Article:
Some quick comments on some recent conquests.
Earth Defense Force : Insect Armageddon (PS3) (Also: Xbox 360, PC)
Sequel to Earth Defense Force 2017 and a much more polished game in all regards. There’s more story – and it’s honestly funny – the graphics are better and the two-player game is made infinitely better by the simple addition of a “revive” mechanic that avoids the issue from the first game where you could get stuck playing through half of a level in split screen mode without your partner.
Sadly it is in all other regards a worse game. There’s only 15 levels, probably because they were putting more effort into each, there’s fewer enemies and the leveling up elements they added mean that you are going to have to grind the earlier levels over and over again so that you can equip powerful enough weapons to finish the game.
I played through it with a good friend and that made all the difference, but I don’t think I’d have gone through this in single player mode. If you DO have a friend who’s up for spending several hours on a couch shooting giant ants, and you don’t have an Xbox 360 to play the older game, give this one a go.
Deus Ex: Human Revolution (PC) (Also: Xbox 360, PS3)
Prequel to the best game of 2000 and possibly the best game of the 2000s, this had some serious shoes to fill. Except for the terrible, terrible boss fights, it filled them pretty well.
As a prequel to a game which starts with the world in terrible shape, you have to know going in that it’s going to have a pretty downer ending.
It actually gives you your choice of four endings, all of them depressing, but it makes up for that by some of the stuff you do along the way – many of the side quests have you going out of your way just to do the Right Thing which is a pretty powerful incentive to keep playing.
Much like the original game, it gives you a ton of ways to get stuff done – from the stealthy hackery type to the guns-blazing commando. I went a mix of the two and found myself often wondering how things would play out if I’d gone entirely one way or the other. Sadly, it’s a moderately long game by modern FPS standards – I clocked in at around 18 hours – so I don’t think I’ll be going back to check out the alternate paths any time soon.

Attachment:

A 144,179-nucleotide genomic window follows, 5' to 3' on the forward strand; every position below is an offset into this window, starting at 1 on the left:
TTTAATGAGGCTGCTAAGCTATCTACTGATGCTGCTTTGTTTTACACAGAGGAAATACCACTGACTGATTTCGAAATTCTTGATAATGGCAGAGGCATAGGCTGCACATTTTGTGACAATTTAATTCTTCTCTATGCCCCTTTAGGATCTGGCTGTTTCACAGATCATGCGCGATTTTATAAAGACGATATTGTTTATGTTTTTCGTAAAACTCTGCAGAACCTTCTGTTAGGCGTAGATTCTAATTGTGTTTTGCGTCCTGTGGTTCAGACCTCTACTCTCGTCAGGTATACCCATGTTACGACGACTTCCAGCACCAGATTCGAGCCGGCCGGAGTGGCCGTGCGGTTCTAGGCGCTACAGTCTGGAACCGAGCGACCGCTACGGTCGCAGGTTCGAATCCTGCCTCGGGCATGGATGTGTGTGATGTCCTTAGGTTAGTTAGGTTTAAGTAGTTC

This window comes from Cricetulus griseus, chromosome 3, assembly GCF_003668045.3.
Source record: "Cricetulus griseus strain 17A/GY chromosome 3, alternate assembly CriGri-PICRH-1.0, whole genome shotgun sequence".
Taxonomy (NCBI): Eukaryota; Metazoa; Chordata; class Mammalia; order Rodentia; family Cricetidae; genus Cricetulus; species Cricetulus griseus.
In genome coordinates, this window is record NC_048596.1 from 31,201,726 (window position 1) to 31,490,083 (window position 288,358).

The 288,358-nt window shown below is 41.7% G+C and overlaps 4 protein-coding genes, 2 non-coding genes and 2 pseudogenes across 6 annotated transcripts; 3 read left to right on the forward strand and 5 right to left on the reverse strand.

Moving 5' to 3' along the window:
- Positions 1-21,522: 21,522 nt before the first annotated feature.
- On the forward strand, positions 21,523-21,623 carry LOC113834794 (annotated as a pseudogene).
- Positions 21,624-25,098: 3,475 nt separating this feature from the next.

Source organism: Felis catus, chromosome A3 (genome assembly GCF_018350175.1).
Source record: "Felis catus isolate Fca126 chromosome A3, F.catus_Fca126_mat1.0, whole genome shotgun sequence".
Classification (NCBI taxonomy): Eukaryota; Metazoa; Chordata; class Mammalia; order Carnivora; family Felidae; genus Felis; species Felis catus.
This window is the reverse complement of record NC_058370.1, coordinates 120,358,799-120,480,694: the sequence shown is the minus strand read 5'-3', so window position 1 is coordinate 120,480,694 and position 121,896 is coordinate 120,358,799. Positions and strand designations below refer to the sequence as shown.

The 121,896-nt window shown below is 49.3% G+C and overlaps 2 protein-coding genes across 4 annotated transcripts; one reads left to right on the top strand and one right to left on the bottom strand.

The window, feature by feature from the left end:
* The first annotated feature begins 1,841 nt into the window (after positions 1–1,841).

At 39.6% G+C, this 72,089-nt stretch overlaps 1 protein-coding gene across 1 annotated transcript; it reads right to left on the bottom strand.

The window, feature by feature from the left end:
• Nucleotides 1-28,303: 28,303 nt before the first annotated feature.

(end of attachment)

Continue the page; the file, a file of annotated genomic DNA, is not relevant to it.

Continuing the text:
Bastion (Mac) (Also: PC, Xbox 360, iOS, Linux)
Bastion is the first game in a very long while that I’ve played from start to finish in a single day, and I’m very glad that it was only about a six hour game because I likely would have kept at it to the bitter end and stayed up FAR too late if it was much longer.
It’s one of the more recent darlings of the indie game scene, though the big Warner Brothers Games logo that comes up at the beginning makes me wonder how exactly we’re defining “indie” these days, and it does really live up to the hype.
I won’t get into the details, because I’m already up late enough and it’s a game that doesn’t really need one more guy on the internet gushing about it, but if you like Games With Heart and have any kind of tolerance for action RPGs that are light on the RPG part, it’s a must play.
The only thing I’ll really point out is that it was the first time I’ve tried this “Steam Cloud” thing where your saves are stored on a server somewhere, and it worked better than I had any right to expect.
See, I started playing this on a Windows PC and got a little over an hour in before I realized that it was a Steamplay game and one that would probably be right up in my new i7 Mini’s wheelhouse.
Once I figured that out, I installed it on my Mac, installed the XBox 360 controller drivers on the Mac, started up the game and had my saved game ready to continue – not only had it successfully been uploaded to the “cloud” but it had been downloaded onto a computer running an entirely different OS and loaded properly by the game on the new computer.
So, serious cred to the developers for making cross-platform save compatibility and to Valve for getting the server side of things right.